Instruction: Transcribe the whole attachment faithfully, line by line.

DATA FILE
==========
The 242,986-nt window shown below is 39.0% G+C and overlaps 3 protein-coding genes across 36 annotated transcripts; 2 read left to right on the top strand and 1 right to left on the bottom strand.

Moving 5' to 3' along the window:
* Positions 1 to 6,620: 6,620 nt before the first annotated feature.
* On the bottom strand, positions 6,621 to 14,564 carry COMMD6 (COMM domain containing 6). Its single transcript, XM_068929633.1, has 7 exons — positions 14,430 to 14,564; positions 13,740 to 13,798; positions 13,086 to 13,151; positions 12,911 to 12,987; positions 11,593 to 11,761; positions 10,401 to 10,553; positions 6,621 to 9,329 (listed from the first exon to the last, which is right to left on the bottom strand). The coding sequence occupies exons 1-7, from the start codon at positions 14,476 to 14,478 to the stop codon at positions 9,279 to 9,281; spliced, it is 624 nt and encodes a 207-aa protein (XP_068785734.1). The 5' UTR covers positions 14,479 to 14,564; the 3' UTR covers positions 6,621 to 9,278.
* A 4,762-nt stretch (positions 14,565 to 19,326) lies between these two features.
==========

The 242,986-nt window shown below is 39.0% G+C and overlaps 3 protein-coding genes across 36 annotated transcripts; 2 read left to right on the top strand and 1 right to left on the bottom strand.

Moving 5' to 3' along the window:
* Positions 1 to 6,620: 6,620 nt before the first annotated feature.
* On the bottom strand, positions 6,621 to 14,564 carry COMMD6 (COMM domain containing 6). Its single transcript, XM_068929633.1, has 7 exons — positions 14,430 to 14,564; positions 13,740 to 13,798; positions 13,086 to 13,151; positions 12,911 to 12,987; positions 11,593 to 11,761; positions 10,401 to 10,553; positions 6,621 to 9,329 (listed from the first exon to the last, which is right to left on the bottom strand). The coding sequence occupies exons 1-7, from the start codon at positions 14,476 to 14,478 to the stop codon at positions 9,279 to 9,281; spliced, it is 624 nt and encodes a 207-aa protein (XP_068785734.1). The 5' UTR covers positions 14,479 to 14,564; the 3' UTR covers positions 6,621 to 9,278.
* A 4,762-nt stretch (positions 14,565 to 19,326) lies between these two features.